Uncovering YA Novels with Transgender Characters: Background information when reading If I Was Your Girl

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If I Was Your Girl

by Meredith Russo

If I Was Your Girl by Meredith Russo X
If I Was Your Girl by Meredith Russo
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  • First Published:
    May 2016, 288 pages

    May 2017, 304 pages


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Book Reviewed by:
Bradley Sides
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About this Book

Uncovering YA Novels with Transgender Characters

This article relates to If I Was Your Girl

Print Review

Modern American culture has a fascination with understanding what being transgender truly means. Popular television series such as I Am Cait and I Am Jazz are bringing real, transitioning lives into households everywhere. But, of course, TV series aren't the only way that people are beginning to understand what being transgender means. Books are also helping pave the path, and these stories are quickly growing in number.

The most recent addition to the canon of transgender literature is Meredith Russo's debut YA novel, If I Was Your Girl. Russo's novel follows Amanda Hardy, a young, transgender teenager, who is trying to find her way in the world. Born as Andrew, Amanda struggled with life as a boy. She was bullied and mistreated. Now, living as a girl, things are better. She has friends and a boyfriend. Plus, she's beginning to love herself. Still, though, there are problems. Amanda has to deal with how to accept her past and, perhaps more confusing, how to tell others about who she was.

While Amanda's story is fiction, it packs the emotional punch of a fine piece of non-fiction. Amanda and all of her situations and emotions feel sincere. It's certain that Russo's novel will help other young people who are beginning their own transitions. Here are other YA novels that can be a mirror for those teens, as well as offer a window for everyone else:

LunaJulie Anne Peter's Luna
For families learning to accept a transitioning family member, Julie Anne Peter's 2004 YA novel, Luna, should be mandatory reading. Luna follows two key narratives. The first is about Liam secretly trying to become Luna. Luna, with the help of her sister Regan, tries on dresses and learns how to be a girl. Luna is lucky because she has such a supportive and loving sister – at least at first. The second storyline follows Regan's response to Liam becoming Luna. As the novel progresses, Regan begins to grow upset at Luna because her transgender identity causes Regan to have problems at school. Luna is about learning to love and accept family members for who they are – and who they might become.

ParrotfishEllen Wittlinger's Parrotfish
Ellen Wittinger's 2007 YA novel, Parrotfish, is a great read about a transgender youth coming out to his family. Born as Angela, Grady McNair fights to fit in to the world around him. He befriends the school's resident nerd, who presents a lovely metaphor that compares Grady to a parrotfish. According to Britannica, these kind of fish are "protogynous hermaphrodites; that is, they first function as females and later transform into males." The novel is funny, but it's also one that seriously looks at the difficult process of coming out.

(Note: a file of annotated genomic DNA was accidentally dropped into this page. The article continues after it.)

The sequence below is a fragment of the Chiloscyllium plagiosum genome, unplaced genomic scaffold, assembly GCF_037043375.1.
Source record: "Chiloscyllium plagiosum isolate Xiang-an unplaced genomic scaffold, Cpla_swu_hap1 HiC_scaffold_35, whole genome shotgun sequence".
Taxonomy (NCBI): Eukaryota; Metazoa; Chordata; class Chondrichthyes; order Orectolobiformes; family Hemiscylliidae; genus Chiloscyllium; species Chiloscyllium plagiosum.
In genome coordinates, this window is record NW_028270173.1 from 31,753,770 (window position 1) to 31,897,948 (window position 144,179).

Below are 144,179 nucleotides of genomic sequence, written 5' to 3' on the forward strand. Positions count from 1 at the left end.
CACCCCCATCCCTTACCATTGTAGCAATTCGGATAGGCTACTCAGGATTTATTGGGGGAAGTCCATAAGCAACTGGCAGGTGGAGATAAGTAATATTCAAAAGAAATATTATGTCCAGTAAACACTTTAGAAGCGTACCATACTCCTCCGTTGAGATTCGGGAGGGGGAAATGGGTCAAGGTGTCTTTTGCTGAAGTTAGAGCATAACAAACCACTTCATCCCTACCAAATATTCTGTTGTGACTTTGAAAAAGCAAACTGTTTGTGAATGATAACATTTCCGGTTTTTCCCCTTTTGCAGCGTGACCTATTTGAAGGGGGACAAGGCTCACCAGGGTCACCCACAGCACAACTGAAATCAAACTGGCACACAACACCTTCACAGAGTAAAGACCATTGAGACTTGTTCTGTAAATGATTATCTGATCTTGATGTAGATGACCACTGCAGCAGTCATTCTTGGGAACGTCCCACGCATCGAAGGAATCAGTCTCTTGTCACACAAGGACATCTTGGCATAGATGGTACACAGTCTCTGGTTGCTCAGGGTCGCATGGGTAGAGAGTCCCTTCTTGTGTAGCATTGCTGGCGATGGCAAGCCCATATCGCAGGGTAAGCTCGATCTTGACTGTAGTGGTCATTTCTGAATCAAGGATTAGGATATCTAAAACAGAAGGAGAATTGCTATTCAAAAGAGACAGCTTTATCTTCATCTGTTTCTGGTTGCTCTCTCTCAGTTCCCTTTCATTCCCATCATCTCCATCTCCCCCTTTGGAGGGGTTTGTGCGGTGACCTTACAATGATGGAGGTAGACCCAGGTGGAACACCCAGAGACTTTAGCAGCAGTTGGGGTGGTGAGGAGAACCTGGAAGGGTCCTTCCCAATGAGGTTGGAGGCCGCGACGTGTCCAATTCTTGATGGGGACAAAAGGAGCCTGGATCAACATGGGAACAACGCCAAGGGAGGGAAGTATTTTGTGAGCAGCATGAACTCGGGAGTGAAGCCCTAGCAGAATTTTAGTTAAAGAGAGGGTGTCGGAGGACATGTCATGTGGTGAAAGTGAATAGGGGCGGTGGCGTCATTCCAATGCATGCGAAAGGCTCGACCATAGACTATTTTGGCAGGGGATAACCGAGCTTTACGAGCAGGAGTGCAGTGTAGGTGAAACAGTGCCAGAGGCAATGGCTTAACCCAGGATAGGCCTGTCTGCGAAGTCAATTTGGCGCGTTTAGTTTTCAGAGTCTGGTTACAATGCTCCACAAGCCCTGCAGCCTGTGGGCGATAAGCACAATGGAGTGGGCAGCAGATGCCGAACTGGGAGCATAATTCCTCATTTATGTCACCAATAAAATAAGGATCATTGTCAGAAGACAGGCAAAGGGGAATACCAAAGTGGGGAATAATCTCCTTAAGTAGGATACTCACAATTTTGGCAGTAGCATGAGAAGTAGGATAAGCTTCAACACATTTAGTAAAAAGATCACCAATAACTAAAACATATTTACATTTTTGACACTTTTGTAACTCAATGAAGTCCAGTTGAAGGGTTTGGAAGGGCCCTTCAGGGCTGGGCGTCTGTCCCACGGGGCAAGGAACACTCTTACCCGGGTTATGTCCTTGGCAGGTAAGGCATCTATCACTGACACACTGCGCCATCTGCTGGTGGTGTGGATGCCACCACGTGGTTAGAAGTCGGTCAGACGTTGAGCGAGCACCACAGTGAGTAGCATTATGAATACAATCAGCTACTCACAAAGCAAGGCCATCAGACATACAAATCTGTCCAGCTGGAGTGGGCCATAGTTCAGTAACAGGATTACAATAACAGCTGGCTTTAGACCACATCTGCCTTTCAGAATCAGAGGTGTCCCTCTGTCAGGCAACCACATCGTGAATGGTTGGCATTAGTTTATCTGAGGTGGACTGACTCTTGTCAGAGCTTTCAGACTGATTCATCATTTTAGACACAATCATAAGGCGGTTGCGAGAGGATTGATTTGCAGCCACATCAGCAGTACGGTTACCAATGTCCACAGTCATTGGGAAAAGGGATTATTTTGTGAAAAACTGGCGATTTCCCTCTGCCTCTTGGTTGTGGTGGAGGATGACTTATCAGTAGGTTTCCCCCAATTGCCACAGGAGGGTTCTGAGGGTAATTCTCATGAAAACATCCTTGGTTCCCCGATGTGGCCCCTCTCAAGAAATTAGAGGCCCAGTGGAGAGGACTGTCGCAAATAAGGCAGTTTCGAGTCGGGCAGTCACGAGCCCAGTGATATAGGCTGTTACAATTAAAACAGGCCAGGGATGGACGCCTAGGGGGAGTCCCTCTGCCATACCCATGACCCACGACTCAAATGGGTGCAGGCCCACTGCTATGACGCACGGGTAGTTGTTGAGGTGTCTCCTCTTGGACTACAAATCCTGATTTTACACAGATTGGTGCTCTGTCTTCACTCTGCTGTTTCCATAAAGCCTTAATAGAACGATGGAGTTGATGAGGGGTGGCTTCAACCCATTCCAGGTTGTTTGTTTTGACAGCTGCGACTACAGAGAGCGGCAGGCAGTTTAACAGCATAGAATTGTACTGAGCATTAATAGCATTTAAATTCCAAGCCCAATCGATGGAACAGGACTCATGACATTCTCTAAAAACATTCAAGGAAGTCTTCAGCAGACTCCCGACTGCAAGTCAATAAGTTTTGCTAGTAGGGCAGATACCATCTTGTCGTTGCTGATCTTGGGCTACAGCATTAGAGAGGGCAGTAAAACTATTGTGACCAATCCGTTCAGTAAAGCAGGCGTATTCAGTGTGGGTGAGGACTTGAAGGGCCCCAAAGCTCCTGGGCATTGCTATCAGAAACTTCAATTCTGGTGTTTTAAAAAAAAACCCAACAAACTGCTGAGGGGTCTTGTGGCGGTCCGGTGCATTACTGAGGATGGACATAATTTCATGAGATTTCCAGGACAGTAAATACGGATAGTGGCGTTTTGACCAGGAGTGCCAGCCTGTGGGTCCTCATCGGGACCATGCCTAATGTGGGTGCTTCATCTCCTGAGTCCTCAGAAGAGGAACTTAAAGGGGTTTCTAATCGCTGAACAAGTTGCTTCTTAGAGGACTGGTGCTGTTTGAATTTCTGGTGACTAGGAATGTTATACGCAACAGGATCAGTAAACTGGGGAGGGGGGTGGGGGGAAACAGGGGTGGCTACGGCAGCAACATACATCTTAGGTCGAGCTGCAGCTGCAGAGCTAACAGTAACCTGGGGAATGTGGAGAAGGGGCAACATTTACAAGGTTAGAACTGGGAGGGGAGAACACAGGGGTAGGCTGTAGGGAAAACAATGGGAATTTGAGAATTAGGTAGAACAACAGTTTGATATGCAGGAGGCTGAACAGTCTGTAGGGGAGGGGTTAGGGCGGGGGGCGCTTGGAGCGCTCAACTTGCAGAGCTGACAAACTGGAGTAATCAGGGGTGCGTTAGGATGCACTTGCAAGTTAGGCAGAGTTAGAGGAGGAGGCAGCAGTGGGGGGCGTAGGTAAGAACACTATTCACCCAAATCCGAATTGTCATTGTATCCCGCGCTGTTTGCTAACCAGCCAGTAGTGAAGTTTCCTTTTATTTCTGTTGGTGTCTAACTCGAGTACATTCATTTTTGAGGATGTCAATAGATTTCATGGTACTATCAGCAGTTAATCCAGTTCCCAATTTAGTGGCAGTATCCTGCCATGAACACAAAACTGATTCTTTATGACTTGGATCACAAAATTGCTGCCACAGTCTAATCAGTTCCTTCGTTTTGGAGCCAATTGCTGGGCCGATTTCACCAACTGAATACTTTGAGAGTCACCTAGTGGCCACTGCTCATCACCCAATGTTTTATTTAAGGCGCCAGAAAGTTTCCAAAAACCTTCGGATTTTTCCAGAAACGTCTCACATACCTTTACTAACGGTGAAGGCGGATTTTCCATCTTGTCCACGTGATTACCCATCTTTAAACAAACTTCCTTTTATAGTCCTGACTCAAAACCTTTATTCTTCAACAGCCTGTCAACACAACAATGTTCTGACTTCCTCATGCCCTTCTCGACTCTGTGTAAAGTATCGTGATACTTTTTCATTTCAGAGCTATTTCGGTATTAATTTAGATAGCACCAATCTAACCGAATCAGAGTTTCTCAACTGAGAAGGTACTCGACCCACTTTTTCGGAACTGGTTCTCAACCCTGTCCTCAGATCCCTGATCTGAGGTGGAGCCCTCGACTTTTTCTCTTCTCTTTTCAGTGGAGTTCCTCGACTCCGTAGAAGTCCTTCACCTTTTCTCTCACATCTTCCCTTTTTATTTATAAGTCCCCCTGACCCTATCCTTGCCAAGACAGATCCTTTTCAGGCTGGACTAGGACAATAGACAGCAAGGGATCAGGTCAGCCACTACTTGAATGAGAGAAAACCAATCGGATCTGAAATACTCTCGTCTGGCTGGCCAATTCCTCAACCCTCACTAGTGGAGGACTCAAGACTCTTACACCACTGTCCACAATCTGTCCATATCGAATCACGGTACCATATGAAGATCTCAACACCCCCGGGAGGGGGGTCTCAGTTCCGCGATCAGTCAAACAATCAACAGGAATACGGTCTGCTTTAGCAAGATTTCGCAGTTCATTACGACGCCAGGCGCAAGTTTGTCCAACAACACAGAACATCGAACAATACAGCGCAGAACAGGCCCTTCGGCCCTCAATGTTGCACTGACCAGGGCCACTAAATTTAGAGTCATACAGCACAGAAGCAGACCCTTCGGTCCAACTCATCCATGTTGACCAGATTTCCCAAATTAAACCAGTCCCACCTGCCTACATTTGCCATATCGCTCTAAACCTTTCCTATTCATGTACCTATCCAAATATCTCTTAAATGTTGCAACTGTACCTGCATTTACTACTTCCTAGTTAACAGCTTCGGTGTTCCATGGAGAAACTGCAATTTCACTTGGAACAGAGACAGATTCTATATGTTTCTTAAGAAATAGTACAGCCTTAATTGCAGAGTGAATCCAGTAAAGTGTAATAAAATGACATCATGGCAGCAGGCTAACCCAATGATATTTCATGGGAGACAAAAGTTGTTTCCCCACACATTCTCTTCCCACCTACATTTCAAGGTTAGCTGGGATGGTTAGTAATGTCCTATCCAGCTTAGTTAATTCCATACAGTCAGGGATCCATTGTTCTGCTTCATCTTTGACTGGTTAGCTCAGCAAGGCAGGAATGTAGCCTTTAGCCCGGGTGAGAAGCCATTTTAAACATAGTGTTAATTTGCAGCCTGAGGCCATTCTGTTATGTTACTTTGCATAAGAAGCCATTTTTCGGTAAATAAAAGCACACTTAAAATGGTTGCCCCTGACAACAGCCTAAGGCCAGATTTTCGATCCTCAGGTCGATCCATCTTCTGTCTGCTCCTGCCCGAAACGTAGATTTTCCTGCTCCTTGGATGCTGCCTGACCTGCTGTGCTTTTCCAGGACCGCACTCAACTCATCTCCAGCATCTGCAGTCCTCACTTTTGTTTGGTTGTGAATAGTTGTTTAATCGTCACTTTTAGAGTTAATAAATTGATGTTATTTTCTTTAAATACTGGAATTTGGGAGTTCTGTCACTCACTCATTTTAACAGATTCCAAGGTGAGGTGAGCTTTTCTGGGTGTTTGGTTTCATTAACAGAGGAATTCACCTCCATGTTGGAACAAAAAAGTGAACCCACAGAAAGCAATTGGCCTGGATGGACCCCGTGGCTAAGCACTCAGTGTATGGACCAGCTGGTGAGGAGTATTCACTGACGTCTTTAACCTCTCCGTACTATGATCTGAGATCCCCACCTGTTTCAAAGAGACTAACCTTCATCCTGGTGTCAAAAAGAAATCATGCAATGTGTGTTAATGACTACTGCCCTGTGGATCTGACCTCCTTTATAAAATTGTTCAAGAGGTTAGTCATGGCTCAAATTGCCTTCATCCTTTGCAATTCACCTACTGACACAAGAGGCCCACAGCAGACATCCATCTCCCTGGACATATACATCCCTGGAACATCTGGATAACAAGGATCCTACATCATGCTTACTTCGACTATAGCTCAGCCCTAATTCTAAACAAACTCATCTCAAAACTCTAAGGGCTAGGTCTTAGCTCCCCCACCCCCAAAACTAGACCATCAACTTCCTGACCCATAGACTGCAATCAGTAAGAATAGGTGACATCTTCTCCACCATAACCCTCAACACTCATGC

I Am JCris Beam's I Am J
Cris Beam's 2011 YA novel, I Am J, is a story that inspires people to live as they feel they are meant to live. A teen known as J was born as a female, but this gender-path simply doesn't fit who he – notice the pronoun – is. Eventually, J sets out on a journey to prove to himself that he can be who he wants to be. The result is a touching novel that doesn't back down from the troubles that many young transgender teens face.

Beautiful Music for Ugly ChildrenKirstin Cronn-Mills' Beautiful Music for Ugly Children
Just as Wittlinger's Parrotfish uses an extended metaphor relating its protagonist to the titular fish, Kirstin Cronn-Mills' wonderfully accomplished Beautiful Music for Ugly Children (2012) finds its metaphor in music. You see, like a record, Elizabeth Williams has two sides: her A side and her B side. The A side is the one that everyone knows – Elizabeth; but the B side is Gabe, the quieter but perhaps better (and more honest) half. Cronn-Mills' novel follows the emerging Gabe and how he struggles to explain his new self to his friends, his family, and all of those people who know him.

Each of these novels is important. They deal with people trying to find their truths. Hopefully, these books will find a wide readership, and they will teach and inspire readers for years to come. The transgender community is still evolving, and novels with transgender characters will not only give support and comfort to kids experiencing their own transformations, but will also enhance how the rest of us understand their journey, and show us, perhaps, how we can help.

Filed under Reading Lists

Article by Bradley Sides

This "beyond the book article" relates to If I Was Your Girl. It originally ran in June 2016 and has been updated for the May 2017 paperback edition. Go to magazine.

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